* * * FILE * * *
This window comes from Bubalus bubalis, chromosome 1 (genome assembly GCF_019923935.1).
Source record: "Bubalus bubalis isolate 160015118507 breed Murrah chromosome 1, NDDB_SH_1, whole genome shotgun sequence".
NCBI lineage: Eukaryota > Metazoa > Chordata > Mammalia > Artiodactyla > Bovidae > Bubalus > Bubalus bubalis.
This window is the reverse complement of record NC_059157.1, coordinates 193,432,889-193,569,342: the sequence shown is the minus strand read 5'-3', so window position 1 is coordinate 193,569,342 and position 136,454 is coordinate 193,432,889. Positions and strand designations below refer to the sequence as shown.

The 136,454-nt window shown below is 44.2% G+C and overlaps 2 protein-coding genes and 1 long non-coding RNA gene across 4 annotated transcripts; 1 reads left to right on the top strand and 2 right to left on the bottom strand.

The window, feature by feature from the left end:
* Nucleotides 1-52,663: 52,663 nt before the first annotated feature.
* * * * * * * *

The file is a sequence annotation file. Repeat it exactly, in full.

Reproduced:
This window comes from Bubalus bubalis, chromosome 1 (genome assembly GCF_019923935.1).
Source record: "Bubalus bubalis isolate 160015118507 breed Murrah chromosome 1, NDDB_SH_1, whole genome shotgun sequence".
NCBI lineage: Eukaryota > Metazoa > Chordata > Mammalia > Artiodactyla > Bovidae > Bubalus > Bubalus bubalis.
This window is the reverse complement of record NC_059157.1, coordinates 193,432,889-193,569,342: the sequence shown is the minus strand read 5'-3', so window position 1 is coordinate 193,569,342 and position 136,454 is coordinate 193,432,889. Positions and strand designations below refer to the sequence as shown.

The 136,454-nt window shown below is 44.2% G+C and overlaps 2 protein-coding genes and 1 long non-coding RNA gene across 4 annotated transcripts; 1 reads left to right on the top strand and 2 right to left on the bottom strand.

The window, feature by feature from the left end:
* Nucleotides 1-52,663: 52,663 nt before the first annotated feature.